This Normal, Illinois plant was built by a joint partnership with Chrysler and is very similiar in design to the original Belvidere Assembly plant. This is what happens to RE taxes when a plant is closed with no apparent buyer.
- By Derek Beigh firstname.lastname@example.org
NORMAL — Mitsubishi Motors North America and McLean County taxing bodies have come to terms for the taxable value for the automaker's Normal manufacturing facilities.
Mitsubishi will accept an equalized assessed value of $5.9 million for its plant at 100 Mitsubishi Parkway and $1.1 million for its warehouse at 2601 W. College Ave., according to stipulations filed with the county on Wednesday.
A final agreement is pending. It will specify those values are valid for two years and three years, respectively, said Dry Grove Township Supervisor Jim Phillips.
The values fall between the properties' current EAVs — $7.5 million and $1.8 million, respectively — and Mitsubishi's requests of $5.3 million and $833,000, based on an appraisal.
Taxing bodies could lose about $195,000 per year. Some of that loss is likely to be passed on to taxpayers through higher tax rates.
The company asked to lower the EAV of its Normal facilities effective Jan. 1, 2015, because of the plant's upcoming closure. Vehicle production ceased in November, and the facility will shut down in May.
Normal-based McLean County Unit 5 schools, Heartland Community College, Dry Grove Township and the township's road district intervened in the reassessment.
The county's Board of Review held a hearing on the subject Dec. 15, and a decision was expected to be released within three weeks of that date.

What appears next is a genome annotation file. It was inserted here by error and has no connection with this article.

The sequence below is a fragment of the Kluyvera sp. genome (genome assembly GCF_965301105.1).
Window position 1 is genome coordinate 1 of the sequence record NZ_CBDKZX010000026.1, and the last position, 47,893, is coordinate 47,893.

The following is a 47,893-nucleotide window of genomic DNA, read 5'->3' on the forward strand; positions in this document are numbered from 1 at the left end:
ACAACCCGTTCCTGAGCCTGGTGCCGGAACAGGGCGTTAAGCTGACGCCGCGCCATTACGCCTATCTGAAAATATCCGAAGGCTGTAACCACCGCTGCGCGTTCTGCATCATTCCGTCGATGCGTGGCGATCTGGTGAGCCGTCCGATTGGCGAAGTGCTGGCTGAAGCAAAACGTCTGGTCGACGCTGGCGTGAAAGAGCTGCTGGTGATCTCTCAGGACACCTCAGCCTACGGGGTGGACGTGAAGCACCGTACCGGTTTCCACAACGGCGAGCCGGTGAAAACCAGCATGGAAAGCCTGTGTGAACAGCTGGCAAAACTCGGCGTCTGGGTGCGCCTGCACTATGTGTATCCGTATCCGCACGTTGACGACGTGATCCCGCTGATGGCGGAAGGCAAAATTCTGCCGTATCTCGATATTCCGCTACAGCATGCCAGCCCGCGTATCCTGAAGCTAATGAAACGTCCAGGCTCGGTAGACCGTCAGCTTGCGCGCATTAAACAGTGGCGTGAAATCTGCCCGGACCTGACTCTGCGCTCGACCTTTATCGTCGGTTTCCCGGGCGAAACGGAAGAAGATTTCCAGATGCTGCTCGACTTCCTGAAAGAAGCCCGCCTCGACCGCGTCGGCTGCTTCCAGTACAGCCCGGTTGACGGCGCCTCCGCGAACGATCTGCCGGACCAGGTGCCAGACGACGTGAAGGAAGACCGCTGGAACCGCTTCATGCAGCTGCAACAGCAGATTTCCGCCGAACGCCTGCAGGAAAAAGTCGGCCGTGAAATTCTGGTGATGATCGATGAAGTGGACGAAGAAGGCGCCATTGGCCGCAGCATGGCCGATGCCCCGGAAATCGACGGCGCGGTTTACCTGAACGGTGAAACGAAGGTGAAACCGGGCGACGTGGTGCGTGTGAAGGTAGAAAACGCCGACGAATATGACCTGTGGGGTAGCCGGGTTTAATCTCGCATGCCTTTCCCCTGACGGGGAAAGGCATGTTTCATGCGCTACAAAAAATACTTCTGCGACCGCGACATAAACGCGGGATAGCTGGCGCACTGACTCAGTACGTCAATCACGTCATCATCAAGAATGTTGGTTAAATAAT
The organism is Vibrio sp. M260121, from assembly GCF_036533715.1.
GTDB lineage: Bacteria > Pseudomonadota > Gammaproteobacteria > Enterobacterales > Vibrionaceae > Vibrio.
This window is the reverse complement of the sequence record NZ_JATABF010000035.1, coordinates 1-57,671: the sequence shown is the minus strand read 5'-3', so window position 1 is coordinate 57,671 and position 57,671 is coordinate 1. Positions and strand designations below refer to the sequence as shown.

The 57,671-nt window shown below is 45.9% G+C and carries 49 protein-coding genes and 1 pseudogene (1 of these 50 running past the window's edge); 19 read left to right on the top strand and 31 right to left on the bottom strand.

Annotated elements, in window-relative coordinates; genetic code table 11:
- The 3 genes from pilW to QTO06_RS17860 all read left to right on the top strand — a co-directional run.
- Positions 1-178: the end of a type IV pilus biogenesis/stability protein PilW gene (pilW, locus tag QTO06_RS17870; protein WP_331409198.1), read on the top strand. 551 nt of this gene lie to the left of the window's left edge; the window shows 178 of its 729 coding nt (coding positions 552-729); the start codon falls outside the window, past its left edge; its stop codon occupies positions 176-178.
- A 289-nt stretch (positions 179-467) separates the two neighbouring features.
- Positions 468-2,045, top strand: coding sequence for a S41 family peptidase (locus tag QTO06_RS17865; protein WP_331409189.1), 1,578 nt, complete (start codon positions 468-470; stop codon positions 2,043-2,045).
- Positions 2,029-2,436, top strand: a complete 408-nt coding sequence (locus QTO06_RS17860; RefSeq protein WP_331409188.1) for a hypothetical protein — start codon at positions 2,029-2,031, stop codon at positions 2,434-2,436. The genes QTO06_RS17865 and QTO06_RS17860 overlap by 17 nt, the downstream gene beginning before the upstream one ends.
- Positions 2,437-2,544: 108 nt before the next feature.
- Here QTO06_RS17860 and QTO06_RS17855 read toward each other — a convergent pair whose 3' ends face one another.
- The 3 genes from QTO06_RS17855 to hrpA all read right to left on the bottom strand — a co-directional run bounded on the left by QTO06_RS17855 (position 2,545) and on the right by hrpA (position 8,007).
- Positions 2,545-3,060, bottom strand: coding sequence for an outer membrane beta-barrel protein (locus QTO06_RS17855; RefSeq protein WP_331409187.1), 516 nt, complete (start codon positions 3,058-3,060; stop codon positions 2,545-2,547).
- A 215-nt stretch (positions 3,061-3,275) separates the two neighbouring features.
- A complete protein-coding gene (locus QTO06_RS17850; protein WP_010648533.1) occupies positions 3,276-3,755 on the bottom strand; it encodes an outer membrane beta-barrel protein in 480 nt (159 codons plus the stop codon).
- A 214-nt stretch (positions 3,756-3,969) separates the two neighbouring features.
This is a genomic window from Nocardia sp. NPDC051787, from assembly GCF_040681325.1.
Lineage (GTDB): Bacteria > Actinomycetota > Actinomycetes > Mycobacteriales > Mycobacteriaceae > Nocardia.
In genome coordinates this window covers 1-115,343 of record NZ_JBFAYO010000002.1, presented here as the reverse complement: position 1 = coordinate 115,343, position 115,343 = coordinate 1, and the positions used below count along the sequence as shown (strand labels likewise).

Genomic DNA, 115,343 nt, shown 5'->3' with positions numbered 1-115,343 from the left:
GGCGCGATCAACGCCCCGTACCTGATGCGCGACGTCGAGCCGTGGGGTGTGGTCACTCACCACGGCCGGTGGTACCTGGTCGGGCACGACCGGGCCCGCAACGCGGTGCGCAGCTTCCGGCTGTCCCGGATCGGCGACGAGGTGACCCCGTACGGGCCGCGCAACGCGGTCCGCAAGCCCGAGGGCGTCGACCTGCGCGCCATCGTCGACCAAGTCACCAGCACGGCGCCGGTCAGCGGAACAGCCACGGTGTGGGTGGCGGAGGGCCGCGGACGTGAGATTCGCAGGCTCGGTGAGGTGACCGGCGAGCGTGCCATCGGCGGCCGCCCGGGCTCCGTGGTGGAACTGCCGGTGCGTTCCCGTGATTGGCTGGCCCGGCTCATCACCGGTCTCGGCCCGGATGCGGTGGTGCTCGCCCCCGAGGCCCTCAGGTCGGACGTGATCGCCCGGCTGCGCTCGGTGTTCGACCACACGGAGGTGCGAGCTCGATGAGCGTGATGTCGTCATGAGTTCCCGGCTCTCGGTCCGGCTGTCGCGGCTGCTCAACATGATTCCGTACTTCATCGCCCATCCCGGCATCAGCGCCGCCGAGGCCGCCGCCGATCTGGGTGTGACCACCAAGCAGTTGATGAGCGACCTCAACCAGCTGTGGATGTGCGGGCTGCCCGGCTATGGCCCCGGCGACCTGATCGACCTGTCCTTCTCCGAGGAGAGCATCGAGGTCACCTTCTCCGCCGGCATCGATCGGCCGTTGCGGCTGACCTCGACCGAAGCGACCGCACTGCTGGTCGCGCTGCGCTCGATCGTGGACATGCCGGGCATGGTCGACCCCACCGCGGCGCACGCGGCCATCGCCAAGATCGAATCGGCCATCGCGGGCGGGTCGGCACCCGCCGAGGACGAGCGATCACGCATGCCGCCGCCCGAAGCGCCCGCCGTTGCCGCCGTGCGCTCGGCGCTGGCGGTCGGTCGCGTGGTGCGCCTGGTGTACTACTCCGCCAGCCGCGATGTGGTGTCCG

“We had to weigh the cost of an agreement against the cost of getting our own appraisal; … litigating through the (state-level) Property Tax Appeal Board and possibly the courts; and the risk that we would not have ended up with a better result than what we agreed to,” said Curt Richardson, director of human resources and attorney for Normal-based schools.
Unit 5 stood to lose about $150,000 per year if Mitsubishi's appraisal proposal was accepted. That amount stands to be reduced to $115,000 in the agreement, using the district's 2014 tax rate.
Heartland could lose $11,000, or $4,000 less. Other taxing bodies affected include the town of Normal and McLean County. Normal stands to lose $64,000, or $21,000 less, and McLean County $64,000, or $20,000 less.
Officials with those three agencies said the losses are unfortunate but won't significantly affect their bottom lines.
For Dry Grove Township, “it’ll be a 10-year process before this is completely resolved,” said Phillips. The township could dip into reserves or raise its tax rate to offset a $10,000 annual loss.
“We would have lost approximately $30,000 a year (total for both taxing bodies)," he said. "Unit 5 looks at it as three teachers or four teachers, and I’m looking at it as losing my entire workforce."
By the time the warehouse's agreement expires at the end of 2017, Mitsubishi will be finished paying property taxes on it through a lease, Phillips said. The property is owned by HSA Commercial Inc., a Chicago-based real estate company, according to property records.
Phillips said he hopes Mitsubishi can sell the plant before that property's agreement expires at the end of this year. A task force of state and local officials has been looking for a buyer since the closure was announced in July.
“If it remains vacant," Phillips said, "we’ll be back at the table again."
Mitsubishi declined to comment on this report.